In book 6, entitled “Fear,” Adiga presents a multidimensional view of the crisis at the heart of India. In the first face-off between Masterji and Shah, Adiga proves that amid all the ambiguity, India still has people who would not compromise their values for all the riches or terrors of this world. On the other hand stands Shah, the ambassador of a new India that moves on unbridled ambition and is fueled by limitless human greed:

What do you want? In the continuous market that runs right through southern Mumbai . . . one question is repeated, to tourists and locals, in Hindi or in English: What do you want? . . . Only a man must want something; for everyone who lives here knows that islands will shake, and the mortar of the city will dissolve, and Bombay will turn again into seven small stones glistening in the Arabian Sea, if it ever forgets to ask the question: What do you want? (230, 231)

The real test of idealists like Masterji lies in how effectively they combat the fear unleashed by real estate kings and a state apparatus subservient to the wealthy. Such is the level of distortion with regard to the definitions of nationalism and morality, that whoever opposes the self-seeking designs of the majority is branded as a “traitor,” an “antinational” element. As Gopalkrishna Gandhi, Mahatma Gandhi’s grandson puts it, “The troubled intellectual in India today is being asked to choose between free speech that can lead to intellectual murder or a silence that can end in intellectual suicide.”[3]


The Climax: Clarity amid Ambiguity

Book 7, entitled “Last Man in Tower,” the climax, ironically stands out for its markers of clarity. First, the old India of Masterji has a spiritual freedom that new India, irredeemably tied to materialism, can never have. Whenever Masterji remembers his wife, love and great strength fill him. On the contrary, Shah’s memories of his wife fill him with weakness, guilt, and shame. Shah’s only son abhors him. He is chronically sick from lung damage, thanks to the pollution in the construction industry, and his illness is as much moral as physical.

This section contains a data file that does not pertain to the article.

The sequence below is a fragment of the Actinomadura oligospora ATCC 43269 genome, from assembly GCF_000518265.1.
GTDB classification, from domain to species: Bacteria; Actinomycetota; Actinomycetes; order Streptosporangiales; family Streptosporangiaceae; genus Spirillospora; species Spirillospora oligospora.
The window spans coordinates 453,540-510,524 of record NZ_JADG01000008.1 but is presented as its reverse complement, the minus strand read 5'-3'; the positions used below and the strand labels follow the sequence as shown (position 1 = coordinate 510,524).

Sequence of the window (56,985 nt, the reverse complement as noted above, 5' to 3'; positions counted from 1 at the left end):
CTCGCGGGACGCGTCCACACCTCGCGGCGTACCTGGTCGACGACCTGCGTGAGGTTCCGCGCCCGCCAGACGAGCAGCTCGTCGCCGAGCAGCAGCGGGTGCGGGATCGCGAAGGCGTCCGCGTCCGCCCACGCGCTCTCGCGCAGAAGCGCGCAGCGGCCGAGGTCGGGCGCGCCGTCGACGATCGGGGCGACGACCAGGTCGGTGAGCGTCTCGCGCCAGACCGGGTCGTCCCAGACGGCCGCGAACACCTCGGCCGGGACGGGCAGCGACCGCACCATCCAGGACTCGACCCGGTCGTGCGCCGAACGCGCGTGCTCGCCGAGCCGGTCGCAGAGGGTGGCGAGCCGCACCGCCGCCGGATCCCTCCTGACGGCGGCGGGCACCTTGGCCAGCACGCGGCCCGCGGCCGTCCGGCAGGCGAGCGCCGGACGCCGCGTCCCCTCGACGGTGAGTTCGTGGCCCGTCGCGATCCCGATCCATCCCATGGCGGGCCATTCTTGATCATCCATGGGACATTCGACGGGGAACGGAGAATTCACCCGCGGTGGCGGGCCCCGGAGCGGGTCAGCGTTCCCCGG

Second, the great survivor myth is busted and faith in humanity is sorely shaken. Masterji tells his lawyer, “Men of our generation, we have seen much trouble. Wars, emergencies, elections. We can survive” (282). But three pages later the same man prays to his dead wife Purnima, “. . . swoop down and lift me from the land of the living” (285).

Third, there is this vast communication gap between Old India and New India. Shah can never understand Masterji’s idealism: “A man who does not want: who has no secret spaces in his heart into which a little more cash can be stuffed, what kind of man is that? . . . I have seen every kind of negotiation tactic . . . But I have never seen the tactic of simply saying ‘No’ permanently” (287, 288).

Nevertheless, the clarity of Masterji’s vision pierces the darkness. Masterji’s idealistic fight is unsuccessful, as expected, but it is meaningful.

Until now he had only been conscious of fighting against someone: that builder. Now he sensed he was fighting for someone. In the dark dirty valley under the concrete overpass half-naked labourers pushed and slogged, with such little hope that things might improve for them. Yet they pushed: they fought . . . the straining coolies looked like symbols: hieroglyphs of a future, a future that was colossal. Masterji gazed at the light behind the dirty buildings. It looked like another Bombay waiting to be born. . . . Each one of the solitary, lost, broken men around him had a place in it. But for now their common duty was to fight. . . . Masterji . . . felt for the first time since his wife had died—that he was not alone in the world. (301, 302)

Masterji’s crusade has long ceased to be a personal one. Forcible usurpation of and forcible eviction from land and property is a burning issue in India. To quote from the Handbook on Forced Evictions in India,